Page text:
Wednesday, 16 January 2008

Paul B. Smith, line by line

He's at it again...humanist hatchet-man Paul B Smith is once more putting his desire for "politeness" in the workers' movement into practice by...spreading malicious gossip about everyone's favourite French avant-Marxist (well, mine anyway), Louis Althusser. I originally wrote a letter back, but then there's only so much you can fit into a letter. So here's a good old fashioned, messageboard-style point by point demolition. Chunks are numbered for cross-referencing and stuff.
I. Liam O Ruairc follows Althusser in thinking that Marx’s ideas were incoherent and in need of “reconstruction” (Letters, December 6). As a result, concepts crucial to understanding Marx’s political economy, such as contradiction, abstraction, essence, abstract labour and surplus product, are air-brushed from his account of Althusser’s “continued relevance” to politics.

In Reading Capital, Althusser admits from the start that they have not made an "innocent" reading, that they read Capital "as philosophers". His project was not to refine the concepts of political economy (abstract labour, surplus product, although he does make claims about them here and there) but to deal with the philosophical and epistemological assumptions of Marx's project. That is what he is "reconstructing" - any reconstruction of the concepts themselves is implicit, and they are certainly not wiped from history. It is a bit like accusing a Marxist literary critic who cites the bit from Introduction to the Contribution to the Critique... about Greek art of wiping out Marx's political economy. It's just not a matter of primary interest to a literary critic, and it is myopic to expect it to be so.

As for those "philosophical" concepts cited above, Smith is simply lying. How does one talk about Althusser without mentioning his seminal essay "Contradiction [hint hint] and Overdetermination"? Large parts of Reading Capital are dedicated to the nature of abstraction, and the relation of abstract thought to its object, and discussions of essence and how that can be conceived. Smith may not like the conclusions, but it is fiction to pretend that these concepts to not occupy key positions in the Althusserian corpus.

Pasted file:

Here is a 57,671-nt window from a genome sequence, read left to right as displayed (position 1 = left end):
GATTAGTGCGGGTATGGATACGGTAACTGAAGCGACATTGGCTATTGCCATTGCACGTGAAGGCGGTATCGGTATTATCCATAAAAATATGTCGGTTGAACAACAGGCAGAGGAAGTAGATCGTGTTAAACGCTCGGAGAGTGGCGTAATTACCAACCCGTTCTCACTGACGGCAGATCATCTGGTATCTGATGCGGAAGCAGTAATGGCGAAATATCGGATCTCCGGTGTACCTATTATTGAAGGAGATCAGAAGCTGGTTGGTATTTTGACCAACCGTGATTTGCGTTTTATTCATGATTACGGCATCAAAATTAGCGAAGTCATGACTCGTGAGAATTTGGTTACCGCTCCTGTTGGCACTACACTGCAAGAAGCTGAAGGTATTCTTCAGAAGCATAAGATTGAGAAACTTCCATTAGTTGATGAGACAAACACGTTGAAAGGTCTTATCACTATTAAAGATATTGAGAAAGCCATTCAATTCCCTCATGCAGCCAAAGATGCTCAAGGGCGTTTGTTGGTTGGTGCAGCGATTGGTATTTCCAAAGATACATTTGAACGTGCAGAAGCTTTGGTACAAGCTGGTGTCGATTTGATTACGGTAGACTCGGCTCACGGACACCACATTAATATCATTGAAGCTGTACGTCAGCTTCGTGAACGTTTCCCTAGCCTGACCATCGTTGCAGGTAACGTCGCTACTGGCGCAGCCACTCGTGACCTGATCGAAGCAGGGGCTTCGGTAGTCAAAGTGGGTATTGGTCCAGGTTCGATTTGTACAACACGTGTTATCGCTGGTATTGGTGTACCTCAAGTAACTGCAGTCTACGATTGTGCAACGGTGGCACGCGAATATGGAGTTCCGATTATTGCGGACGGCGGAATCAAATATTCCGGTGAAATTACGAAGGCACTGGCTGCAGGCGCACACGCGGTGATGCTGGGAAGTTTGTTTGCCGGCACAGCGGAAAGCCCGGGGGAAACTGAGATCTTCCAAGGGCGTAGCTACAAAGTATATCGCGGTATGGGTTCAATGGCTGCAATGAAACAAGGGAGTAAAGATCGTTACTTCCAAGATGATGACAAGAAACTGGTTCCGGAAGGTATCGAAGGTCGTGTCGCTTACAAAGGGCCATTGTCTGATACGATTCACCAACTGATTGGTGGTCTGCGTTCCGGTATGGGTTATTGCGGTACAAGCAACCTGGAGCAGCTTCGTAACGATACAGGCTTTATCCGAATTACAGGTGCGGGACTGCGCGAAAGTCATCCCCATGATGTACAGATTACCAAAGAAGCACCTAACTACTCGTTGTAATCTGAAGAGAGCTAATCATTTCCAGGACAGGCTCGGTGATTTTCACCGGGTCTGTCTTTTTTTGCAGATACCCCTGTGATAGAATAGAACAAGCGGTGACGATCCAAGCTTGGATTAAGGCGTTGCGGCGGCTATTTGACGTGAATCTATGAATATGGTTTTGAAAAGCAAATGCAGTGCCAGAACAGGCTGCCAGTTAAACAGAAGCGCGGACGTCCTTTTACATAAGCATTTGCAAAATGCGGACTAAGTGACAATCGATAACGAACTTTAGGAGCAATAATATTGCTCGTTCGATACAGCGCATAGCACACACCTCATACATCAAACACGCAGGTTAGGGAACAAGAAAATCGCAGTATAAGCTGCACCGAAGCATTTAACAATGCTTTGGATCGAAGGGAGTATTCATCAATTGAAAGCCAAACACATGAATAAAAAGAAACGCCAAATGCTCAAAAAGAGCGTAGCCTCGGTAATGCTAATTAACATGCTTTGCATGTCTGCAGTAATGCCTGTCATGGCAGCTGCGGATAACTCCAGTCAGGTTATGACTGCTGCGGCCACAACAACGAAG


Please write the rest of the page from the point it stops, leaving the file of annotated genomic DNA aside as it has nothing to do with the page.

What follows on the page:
II. Instead, Liam recommends students to start using sociological jargon like interpellation’ and ‘habitus’. As such, he is successful in proving that Althusser continues to be relevant to the social democratic politics informing the writings of sociologists such as Therborn and Bourdieu.
Mee-ow! We shall see this bizarre fixation on "sociologists" (what bastards!) crop up here and there.

Anyway, just as nobody is in favour of dismembering unborn babies and sucking them out with a big tube (as opposed to a woman's right to choose), nobody is in favour of jargon. But this really is ridiculous. Jargonistic as compared to what? As compared to Hegel? Hegel, the very master of the labyrinthine retooling of idiomatic expressions? As compared to Marx, father of surplus-value, surplus-product, departments I & II, simple and expanded reproduction, etc etc?

Jargon is one of those things that happens to other people. Or perhaps it is not the jargon Smith objects to, but the sociology? Unfortunately, "interpellation" is a product not of sociology but of psychoanalysis (an intellectual affliction which has, alas, also claimed Smith's beloved Erich Fromm), and "habitus" is not an Althusserian concept which influenced Bordieu, but a neologism coined by the latter himself.